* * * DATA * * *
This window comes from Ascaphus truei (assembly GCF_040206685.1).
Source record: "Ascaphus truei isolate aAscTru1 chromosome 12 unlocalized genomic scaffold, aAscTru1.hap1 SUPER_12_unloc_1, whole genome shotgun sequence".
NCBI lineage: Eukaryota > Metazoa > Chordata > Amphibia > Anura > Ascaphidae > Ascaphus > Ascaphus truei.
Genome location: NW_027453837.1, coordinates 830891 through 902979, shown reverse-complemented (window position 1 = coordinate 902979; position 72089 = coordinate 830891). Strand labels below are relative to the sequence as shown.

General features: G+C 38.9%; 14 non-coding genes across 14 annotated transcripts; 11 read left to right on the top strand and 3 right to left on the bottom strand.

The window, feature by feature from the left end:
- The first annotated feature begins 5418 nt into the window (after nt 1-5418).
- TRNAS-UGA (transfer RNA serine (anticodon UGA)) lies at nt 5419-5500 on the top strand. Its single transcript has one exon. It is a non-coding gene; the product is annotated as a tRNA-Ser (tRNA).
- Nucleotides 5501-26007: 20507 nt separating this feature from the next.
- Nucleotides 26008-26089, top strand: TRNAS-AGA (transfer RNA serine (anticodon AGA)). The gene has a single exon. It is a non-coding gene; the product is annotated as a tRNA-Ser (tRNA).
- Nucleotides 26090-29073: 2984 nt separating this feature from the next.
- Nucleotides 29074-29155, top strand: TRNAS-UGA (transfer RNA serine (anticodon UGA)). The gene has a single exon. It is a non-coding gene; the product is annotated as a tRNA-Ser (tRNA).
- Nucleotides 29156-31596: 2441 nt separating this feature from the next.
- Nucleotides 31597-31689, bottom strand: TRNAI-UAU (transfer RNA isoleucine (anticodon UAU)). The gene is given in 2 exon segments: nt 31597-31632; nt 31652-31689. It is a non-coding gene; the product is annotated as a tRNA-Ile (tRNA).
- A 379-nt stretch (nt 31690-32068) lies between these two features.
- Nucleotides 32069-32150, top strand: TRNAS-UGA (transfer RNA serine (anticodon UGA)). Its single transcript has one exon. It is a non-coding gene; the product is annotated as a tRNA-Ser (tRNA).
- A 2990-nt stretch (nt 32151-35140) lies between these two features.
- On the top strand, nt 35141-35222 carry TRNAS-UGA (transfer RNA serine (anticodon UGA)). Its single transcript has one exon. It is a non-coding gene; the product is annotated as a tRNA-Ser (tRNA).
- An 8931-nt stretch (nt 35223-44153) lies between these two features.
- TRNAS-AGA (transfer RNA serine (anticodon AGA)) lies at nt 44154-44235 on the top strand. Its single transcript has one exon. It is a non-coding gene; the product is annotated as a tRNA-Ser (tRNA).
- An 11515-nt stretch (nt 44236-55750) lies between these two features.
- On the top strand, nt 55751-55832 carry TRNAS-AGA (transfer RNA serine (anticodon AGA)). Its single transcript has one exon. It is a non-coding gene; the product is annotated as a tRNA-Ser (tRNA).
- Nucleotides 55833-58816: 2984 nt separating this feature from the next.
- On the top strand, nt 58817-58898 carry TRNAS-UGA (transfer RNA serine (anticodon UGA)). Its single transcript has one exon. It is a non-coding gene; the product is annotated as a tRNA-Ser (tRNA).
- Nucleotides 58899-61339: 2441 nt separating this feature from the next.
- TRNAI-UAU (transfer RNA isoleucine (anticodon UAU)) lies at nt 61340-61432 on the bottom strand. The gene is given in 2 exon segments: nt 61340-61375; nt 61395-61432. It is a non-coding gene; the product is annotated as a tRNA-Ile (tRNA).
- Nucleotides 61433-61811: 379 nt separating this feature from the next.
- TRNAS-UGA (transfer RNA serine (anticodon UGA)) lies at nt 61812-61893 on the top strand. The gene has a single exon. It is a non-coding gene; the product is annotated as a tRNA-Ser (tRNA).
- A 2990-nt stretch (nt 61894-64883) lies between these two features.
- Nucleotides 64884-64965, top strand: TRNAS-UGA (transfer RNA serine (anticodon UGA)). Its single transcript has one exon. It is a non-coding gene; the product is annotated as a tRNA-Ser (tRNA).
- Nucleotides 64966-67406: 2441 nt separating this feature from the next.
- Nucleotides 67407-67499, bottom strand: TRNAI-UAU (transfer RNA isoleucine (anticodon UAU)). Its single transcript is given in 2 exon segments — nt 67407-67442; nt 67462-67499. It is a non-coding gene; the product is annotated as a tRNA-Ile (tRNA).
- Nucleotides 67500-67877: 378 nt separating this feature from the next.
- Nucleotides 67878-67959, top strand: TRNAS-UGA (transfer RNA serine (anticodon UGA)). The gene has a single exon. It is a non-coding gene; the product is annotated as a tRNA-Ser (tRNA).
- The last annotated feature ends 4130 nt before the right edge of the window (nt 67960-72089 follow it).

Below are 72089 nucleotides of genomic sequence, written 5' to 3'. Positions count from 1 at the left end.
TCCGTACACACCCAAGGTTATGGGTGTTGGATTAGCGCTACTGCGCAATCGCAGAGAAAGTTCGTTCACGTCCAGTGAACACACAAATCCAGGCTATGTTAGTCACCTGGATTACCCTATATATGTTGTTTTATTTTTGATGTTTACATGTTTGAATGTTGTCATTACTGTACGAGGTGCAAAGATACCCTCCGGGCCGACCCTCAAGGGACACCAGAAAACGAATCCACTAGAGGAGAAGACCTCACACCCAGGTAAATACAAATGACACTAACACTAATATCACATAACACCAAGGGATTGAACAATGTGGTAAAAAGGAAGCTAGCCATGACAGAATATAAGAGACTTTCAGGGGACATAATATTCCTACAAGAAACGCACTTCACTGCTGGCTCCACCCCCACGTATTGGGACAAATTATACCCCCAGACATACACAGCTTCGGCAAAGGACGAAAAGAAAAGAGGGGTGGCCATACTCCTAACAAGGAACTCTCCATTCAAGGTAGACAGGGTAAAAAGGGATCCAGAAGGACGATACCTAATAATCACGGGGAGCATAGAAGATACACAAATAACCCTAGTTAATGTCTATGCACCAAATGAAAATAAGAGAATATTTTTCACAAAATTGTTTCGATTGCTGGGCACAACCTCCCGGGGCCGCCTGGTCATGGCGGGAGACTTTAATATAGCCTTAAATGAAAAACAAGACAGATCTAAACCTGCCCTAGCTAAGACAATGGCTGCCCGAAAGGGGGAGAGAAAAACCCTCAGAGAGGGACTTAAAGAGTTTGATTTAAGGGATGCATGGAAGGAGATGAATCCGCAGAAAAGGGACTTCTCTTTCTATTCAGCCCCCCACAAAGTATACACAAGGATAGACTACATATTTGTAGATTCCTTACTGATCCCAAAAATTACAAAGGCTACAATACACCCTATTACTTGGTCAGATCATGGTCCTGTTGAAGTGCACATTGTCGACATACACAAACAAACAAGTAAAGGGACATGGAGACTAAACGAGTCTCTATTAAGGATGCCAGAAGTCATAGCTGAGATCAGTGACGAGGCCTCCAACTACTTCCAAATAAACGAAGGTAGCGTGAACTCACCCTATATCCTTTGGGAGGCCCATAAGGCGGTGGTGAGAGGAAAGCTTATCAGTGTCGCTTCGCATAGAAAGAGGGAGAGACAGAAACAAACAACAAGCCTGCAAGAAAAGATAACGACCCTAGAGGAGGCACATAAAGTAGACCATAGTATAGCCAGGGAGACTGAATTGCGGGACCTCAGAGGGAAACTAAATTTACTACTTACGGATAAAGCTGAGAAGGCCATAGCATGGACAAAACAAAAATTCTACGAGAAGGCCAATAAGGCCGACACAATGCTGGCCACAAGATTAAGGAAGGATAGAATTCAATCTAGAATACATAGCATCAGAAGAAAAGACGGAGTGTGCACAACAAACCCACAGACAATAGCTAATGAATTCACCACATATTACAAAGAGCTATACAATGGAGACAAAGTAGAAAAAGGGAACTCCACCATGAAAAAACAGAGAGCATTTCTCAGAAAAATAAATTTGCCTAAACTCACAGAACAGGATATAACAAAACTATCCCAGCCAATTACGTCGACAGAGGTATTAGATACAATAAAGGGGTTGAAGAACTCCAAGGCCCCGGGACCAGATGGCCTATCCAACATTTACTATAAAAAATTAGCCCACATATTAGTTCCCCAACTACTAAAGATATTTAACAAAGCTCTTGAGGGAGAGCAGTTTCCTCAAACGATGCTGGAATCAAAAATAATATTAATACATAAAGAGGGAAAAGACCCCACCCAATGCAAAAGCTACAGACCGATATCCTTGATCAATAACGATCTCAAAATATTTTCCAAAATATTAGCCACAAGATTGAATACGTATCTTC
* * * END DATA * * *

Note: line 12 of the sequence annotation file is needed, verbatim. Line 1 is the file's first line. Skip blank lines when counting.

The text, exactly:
- Nucleotides 29074-29155, top strand: TRNAS-UGA (transfer RNA serine (anticodon UGA)). The gene has a single exon. It is a non-coding gene; the product is annotated as a tRNA-Ser (tRNA).